Fast attacking double breakers are one of the scariest things in all of Kaijudo. If a fast attacking double breaker manages to dodge a removal shield blast on its initial attack, and it came in before turn 7, there is very little your opponent can do. Even locking your double breaker down with a Lyra will prove ineffective if you are able to immediately answer with another fast attacker on your next turn. Your opponent must deal with the [ccProd]Steamtank Kryon[/ccProd] on the turn after it's played if he or she wants to be completely safe.
It will be interesting to see if a Red/Green midrange deck is able to put the squeeze on Greed Dragons. Such a deck could conceivably include a slew of big fast attackers, and it could make smaller creatures relevant once again -- drawing out removal shield blasts that could otherwise target the Steamtank. It must be noted, though, that a deck like this would get unmercifully creamed by [ccProd]Infernus the Awakened[/ccProd], so you would have to cross your fingers and pray not to see an opposing [ccProd]Bottle of Wishes[/ccProd] or [ccProd]Herald of Infernus[/ccProd]. Darkness also received an additional tool to combat a deck like this in [ccProd]Soul Schism[/ccProd], but we'll save the mono-civ cards for another time.
[ccProd]Squillace Scourge[/ccProd]: [ccProd]Squillace Scourge[/ccProd] screams "build around me!" to any deckbuilder worth his or her salt. He costs one more than a [ccProd]Skull Shatter[/ccProd], but that's alright. Dumping your opponent's hand and putting an 8000 power double breaker into play puts the opposition on a very short clock.
You may be annoyed at the fact that you also have to discard your entire hand, but that's where calculated deckbuilding comes into play. If the Scourge is the centerpiece of your strategy, then ideally you will be discarding far fewer cards than your opponent. What better way to accomplish this than to ramp with Green spells?
Every card your opponent discards is one fewer mana he or she has access to. That was the beauty of Rob Wolinsky's "Greed 53" deck that went 7-0 in Swiss at the Poughkeepsie KMC. Yes, it played a bunch of 9-drops, but it actually had the ability to control the pace of the midgame moreso than any other deck. Leaning on Nature's generous supply of ramp will leave you very light on cards, but if you are able to discard your opponent's hand before you get too far behind, you've defeated them on two fronts. Any large creature you draw is going to be imminently playable, while your opponent is forced to essentially skip their turn to get back into the mana foot race. [ccProd]Squillace Scourge[/ccProd] adds to this inequity by halting your opponent from attacking and blocking on the following turn, so you get a free turn to draw answers to already on-board threats, while simultaneously making yourself immune to any surprise fast attackers. Get ready to face this guy down at a KMC near you. Even if an ambitious [ccProd]Squillace Scourge[/ccProd] strategy fails miserably, you can still count on tournament players to give it a try, so build your decks accordingly. There's nothing more satisfying than dumping your opponent's entire hand on turn 5 or 6.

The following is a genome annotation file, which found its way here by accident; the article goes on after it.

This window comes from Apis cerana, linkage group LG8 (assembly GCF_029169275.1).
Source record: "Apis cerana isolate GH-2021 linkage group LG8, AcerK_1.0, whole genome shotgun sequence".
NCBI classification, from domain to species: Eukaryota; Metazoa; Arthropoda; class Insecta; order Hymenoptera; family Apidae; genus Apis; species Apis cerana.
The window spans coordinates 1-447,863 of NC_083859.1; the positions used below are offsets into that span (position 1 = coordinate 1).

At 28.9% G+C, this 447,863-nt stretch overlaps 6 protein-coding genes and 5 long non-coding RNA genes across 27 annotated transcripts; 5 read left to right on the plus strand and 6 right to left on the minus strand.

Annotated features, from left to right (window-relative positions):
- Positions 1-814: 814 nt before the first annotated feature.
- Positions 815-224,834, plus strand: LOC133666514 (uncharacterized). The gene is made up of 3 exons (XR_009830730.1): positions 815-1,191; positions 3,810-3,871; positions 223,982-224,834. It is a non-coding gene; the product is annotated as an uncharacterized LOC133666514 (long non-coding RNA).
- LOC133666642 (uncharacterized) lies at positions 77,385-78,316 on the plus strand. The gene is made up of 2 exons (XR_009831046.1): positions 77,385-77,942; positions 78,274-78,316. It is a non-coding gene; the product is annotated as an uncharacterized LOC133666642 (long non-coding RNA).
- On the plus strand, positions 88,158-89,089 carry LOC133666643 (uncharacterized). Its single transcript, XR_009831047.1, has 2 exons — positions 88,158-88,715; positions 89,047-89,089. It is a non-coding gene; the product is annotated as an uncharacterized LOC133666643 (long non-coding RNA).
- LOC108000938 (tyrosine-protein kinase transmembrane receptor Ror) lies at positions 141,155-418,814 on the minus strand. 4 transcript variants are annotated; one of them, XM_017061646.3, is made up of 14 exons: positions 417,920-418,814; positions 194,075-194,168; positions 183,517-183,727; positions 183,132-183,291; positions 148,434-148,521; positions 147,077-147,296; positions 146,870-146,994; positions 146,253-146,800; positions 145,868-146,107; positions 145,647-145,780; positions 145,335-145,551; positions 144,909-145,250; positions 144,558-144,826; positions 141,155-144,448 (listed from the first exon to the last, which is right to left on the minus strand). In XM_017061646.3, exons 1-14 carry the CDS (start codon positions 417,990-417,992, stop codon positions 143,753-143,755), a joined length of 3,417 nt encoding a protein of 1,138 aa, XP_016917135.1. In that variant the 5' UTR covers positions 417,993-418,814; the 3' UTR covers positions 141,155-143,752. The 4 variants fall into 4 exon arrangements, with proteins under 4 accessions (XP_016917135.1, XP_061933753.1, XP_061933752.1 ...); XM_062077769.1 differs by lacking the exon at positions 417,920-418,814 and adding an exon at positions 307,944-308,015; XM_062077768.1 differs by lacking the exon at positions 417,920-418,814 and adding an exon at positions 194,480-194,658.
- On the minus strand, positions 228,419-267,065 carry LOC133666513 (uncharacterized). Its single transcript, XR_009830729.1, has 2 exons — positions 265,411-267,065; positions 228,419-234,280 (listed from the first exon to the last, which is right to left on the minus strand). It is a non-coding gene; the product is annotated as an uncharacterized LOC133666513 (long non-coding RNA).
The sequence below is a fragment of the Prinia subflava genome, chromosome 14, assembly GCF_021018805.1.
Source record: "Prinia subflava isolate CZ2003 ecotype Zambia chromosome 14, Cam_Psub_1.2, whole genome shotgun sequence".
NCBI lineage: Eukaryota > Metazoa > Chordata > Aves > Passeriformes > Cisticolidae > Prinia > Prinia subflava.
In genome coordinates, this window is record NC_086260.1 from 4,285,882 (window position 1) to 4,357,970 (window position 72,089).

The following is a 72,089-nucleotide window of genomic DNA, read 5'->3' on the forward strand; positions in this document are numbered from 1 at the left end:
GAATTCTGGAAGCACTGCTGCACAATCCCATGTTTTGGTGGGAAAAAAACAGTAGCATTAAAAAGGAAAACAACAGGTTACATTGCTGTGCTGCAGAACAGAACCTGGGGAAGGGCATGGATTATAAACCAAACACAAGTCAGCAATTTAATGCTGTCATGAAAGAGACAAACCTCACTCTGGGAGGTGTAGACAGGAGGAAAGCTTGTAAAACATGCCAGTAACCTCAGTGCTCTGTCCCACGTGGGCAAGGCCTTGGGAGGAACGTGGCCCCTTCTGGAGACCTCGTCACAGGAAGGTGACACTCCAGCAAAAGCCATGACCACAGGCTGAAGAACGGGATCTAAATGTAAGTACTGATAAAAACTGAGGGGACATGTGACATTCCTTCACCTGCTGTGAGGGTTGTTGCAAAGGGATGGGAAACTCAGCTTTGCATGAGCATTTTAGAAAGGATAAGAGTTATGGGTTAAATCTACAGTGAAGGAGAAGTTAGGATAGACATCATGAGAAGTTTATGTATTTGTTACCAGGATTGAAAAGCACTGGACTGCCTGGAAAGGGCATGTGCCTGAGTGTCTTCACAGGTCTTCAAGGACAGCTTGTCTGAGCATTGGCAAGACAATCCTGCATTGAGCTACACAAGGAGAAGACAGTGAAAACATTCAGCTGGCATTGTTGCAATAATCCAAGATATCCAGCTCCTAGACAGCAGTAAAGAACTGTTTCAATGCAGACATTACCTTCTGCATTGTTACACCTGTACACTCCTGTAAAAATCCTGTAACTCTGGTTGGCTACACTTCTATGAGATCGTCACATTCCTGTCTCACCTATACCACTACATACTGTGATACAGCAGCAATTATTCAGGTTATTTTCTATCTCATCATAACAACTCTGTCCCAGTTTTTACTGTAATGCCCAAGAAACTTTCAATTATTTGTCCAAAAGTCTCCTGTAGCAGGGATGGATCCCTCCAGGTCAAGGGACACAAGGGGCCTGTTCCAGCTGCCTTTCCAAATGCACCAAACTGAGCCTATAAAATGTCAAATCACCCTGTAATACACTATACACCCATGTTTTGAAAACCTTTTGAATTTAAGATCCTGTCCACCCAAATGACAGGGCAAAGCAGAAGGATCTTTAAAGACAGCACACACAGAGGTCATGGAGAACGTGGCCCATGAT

If things work out, we could have a fun push/pull format where decks try to rush down the opponent in the midgame so as to avoid Scourge ramp, but make themselves susceptible to more traditional Greed Dragon blowouts. And what of WDL Control? That deck won't be going anywhere -- it got a couple of nice tools in 7CLA to help it adapt to whatever shape the metagame takes on. I'm always in favor of a "rock-paper-scissors" meta, because it allows for innovation within a given context, but provides a rigid enough framework that the better player will usually win.
Clash of the Duel Masters is absolutely going to shake things up, but be sure to take stock of where the format was before you excitedly throw 20 multi-civ cards into your deck. Set up a gauntlet with Greed Dragons, WDL Control, and Rush, and put your new contraptions to the test! But hurry -- the 2nd phase KMCs are fast approaching.
Until next time, Play Hard or Go Home!